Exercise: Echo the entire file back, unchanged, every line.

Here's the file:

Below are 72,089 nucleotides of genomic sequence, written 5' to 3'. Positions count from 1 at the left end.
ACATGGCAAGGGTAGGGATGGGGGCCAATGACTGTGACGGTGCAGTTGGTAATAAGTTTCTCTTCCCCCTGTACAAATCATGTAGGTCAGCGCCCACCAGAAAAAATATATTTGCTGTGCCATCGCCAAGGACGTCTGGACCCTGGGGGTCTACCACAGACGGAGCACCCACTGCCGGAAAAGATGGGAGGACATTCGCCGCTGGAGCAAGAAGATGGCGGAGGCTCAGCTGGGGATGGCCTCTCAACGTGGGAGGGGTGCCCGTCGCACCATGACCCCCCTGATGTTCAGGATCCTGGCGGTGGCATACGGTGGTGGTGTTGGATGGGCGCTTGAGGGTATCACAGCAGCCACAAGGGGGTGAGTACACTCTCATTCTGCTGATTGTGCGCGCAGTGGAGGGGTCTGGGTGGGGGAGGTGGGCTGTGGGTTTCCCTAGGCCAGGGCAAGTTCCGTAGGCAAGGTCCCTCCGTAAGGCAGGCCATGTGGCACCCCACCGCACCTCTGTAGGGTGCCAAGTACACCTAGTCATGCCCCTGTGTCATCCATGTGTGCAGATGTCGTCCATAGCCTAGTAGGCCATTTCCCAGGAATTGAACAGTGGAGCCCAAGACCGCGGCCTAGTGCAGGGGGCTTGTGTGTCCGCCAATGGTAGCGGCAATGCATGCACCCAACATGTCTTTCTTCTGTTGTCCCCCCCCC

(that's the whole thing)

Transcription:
Below are 72,089 nucleotides of genomic sequence, written 5' to 3'. Positions count from 1 at the left end.
ACATGGCAAGGGTAGGGATGGGGGCCAATGACTGTGACGGTGCAGTTGGTAATAAGTTTCTCTTCCCCCTGTACAAATCATGTAGGTCAGCGCCCACCAGAAAAAATATATTTGCTGTGCCATCGCCAAGGACGTCTGGACCCTGGGGGTCTACCACAGACGGAGCACCCACTGCCGGAAAAGATGGGAGGACATTCGCCGCTGGAGCAAGAAGATGGCGGAGGCTCAGCTGGGGATGGCCTCTCAACGTGGGAGGGGTGCCCGTCGCACCATGACCCCCCTGATGTTCAGGATCCTGGCGGTGGCATACGGTGGTGGTGTTGGATGGGCGCTTGAGGGTATCACAGCAGCCACAAGGGGGTGAGTACACTCTCATTCTGCTGATTGTGCGCGCAGTGGAGGGGTCTGGGTGGGGGAGGTGGGCTGTGGGTTTCCCTAGGCCAGGGCAAGTTCCGTAGGCAAGGTCCCTCCGTAAGGCAGGCCATGTGGCACCCCACCGCACCTCTGTAGGGTGCCAAGTACACCTAGTCATGCCCCTGTGTCATCCATGTGTGCAGATGTCGTCCATAGCCTAGTAGGCCATTTCCCAGGAATTGAACAGTGGAGCCCAAGACCGCGGCCTAGTGCAGGGGGCTTGTGTGTCCGCCAATGGTAGCGGCAATGCATGCACCCAACATGTCTTTCTTCTGTTGTCCCCCCCCC